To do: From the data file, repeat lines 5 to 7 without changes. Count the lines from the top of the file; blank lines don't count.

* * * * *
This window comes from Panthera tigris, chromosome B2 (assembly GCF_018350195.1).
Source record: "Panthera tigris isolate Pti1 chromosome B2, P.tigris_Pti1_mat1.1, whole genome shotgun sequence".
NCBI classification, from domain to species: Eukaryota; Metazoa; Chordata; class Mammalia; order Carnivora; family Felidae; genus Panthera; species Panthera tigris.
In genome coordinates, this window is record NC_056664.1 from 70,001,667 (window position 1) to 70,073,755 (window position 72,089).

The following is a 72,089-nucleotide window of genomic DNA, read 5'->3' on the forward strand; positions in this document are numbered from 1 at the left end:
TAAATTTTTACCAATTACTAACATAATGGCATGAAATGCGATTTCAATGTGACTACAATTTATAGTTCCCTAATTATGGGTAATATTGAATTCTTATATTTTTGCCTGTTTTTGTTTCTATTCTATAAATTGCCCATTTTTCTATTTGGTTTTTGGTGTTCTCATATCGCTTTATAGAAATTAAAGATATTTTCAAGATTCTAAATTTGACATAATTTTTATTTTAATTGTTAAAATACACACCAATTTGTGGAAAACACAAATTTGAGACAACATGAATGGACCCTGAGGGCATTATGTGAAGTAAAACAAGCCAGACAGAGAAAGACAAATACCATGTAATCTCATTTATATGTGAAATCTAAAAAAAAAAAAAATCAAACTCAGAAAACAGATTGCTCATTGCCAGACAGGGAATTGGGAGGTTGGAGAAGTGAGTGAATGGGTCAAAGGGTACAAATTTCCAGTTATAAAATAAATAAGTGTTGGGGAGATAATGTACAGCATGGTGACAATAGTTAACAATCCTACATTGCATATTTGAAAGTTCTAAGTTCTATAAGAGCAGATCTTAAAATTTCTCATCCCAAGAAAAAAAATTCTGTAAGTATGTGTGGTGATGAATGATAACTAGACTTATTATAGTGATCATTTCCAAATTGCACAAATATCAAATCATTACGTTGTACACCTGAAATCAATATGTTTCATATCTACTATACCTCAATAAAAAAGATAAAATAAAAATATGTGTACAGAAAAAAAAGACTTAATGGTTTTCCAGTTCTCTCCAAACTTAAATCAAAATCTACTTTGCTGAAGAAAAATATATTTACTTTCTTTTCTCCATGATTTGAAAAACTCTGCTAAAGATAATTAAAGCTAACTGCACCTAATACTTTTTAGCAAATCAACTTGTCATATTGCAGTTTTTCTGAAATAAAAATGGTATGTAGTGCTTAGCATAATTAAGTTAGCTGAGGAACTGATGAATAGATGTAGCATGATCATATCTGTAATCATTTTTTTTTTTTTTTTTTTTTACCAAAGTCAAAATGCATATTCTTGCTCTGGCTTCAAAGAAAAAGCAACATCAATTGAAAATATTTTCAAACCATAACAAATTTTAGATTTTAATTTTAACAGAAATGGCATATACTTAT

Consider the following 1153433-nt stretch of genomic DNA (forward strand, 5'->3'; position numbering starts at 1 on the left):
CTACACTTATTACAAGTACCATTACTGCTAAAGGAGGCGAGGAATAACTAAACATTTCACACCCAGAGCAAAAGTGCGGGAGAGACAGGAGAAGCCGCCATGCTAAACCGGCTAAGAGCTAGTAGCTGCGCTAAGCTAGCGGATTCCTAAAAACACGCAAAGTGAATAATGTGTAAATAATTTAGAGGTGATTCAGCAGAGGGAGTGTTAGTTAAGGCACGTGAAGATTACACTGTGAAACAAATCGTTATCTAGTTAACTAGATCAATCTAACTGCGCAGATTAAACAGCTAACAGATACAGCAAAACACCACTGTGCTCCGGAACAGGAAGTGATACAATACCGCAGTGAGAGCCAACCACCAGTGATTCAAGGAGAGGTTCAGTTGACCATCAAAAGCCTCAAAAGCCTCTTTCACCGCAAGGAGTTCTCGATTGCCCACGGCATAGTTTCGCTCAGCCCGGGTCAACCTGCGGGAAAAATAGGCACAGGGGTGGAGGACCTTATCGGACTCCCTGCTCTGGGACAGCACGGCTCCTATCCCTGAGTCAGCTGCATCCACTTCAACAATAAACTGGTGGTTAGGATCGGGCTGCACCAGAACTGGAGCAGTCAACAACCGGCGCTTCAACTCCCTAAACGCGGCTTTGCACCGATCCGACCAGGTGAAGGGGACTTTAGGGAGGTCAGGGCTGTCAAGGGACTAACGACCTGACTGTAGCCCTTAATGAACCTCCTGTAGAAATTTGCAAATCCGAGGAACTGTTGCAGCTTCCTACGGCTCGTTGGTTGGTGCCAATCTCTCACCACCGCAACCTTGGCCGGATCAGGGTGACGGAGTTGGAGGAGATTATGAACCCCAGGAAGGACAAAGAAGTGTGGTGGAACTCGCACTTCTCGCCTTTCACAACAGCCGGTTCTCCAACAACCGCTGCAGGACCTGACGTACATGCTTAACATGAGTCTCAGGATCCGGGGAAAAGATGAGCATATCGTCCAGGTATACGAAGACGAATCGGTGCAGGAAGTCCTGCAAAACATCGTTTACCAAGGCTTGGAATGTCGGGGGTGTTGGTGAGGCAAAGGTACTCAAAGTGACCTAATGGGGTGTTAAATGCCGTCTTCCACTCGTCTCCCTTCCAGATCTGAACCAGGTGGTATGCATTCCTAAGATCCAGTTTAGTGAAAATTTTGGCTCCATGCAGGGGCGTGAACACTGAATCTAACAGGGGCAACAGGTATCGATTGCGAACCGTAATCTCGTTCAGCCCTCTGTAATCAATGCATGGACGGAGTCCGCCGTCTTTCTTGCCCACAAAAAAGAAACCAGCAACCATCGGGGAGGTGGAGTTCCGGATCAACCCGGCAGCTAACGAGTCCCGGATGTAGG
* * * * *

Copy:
The following is a 72,089-nucleotide window of genomic DNA, read 5'->3' on the forward strand; positions in this document are numbered from 1 at the left end:
TAAATTTTTACCAATTACTAACATAATGGCATGAAATGCGATTTCAATGTGACTACAATTTATAGTTCCCTAATTATGGGTAATATTGAATTCTTATATTTTTGCCTGTTTTTGTTTCTATTCTATAAATTGCCCATTTTTCTATTTGGTTTTTGGTGTTCTCATATCGCTTTATAGAAATTAAAGATATTTTCAAGATTCTAAATTTGACATAATTTTTATTTTAATTGTTAAAATACACACCAATTTGTGGAAAACACAAATTTGAGACAACATGAATGGACCCTGAGGGCATTATGTGAAGTAAAACAAGCCAGACAGAGAAAGACAAATACCATGTAATCTCATTTATATGTGAAATCTAAAAAAAAAAAAAATCAAACTCAGAAAACAGATTGCTCATTGCCAGACAGGGAATTGGGAGGTTGGAGAAGTGAGTGAATGGGTCAAAGGGTACAAATTTCCAGTTATAAAATAAATAAGTGTTGGGGAGATAATGTACAGCATGGTGACAATAGTTAACAATCCTACATTGCATATTTGAAAGTTCTAAGTTCTATAAGAGCAGATCTTAAAATTTCTCATCCCAAGAAAAAAAATTCTGTAAGTATGTGTGGTGATGAATGATAACTAGACTTATTATAGTGATCATTTCCAAATTGCACAAATATCAAATCATTACGTTGTACACCTGAAATCAATATGTTTCATATCTACTATACCTCAATAAAAAAGATAAAATAAAAATATGTGTACAGAAAAAAAAGACTTAATGGTTTTCCAGTTCTCTCCAAACTTAAATCAAAATCTACTTTGCTGAAGAAAAATATATTTACTTTCTTTTCTCCATGATTTGAAAAACTCTGCTAAAGATAATTAAAGCTAACTGCACCTAATACTTTTTAGCAAATCAACTTGTCATATTGCAGTTTTTCTGAAATAAAAATGGTATGTAGTGCTTAGCATAATTAAGTTAGCTGAGGAACTGATGAATAGATGTAGCATGATCATATCTGTAATCATTTTTTTTTTTTTTTTTTTTTACCAAAGTCAAAATGCATATTCTTGCTCTGGCTTCAAAGAAAAAGCAACATCAATTGAAAATATTTTCAAACCATAACAAATTTTAGATTTTAATTTTAACAGAAATGGCATATACTTAT

Consider the following 1153433-nt stretch of genomic DNA (forward strand, 5'->3'; position numbering starts at 1 on the left):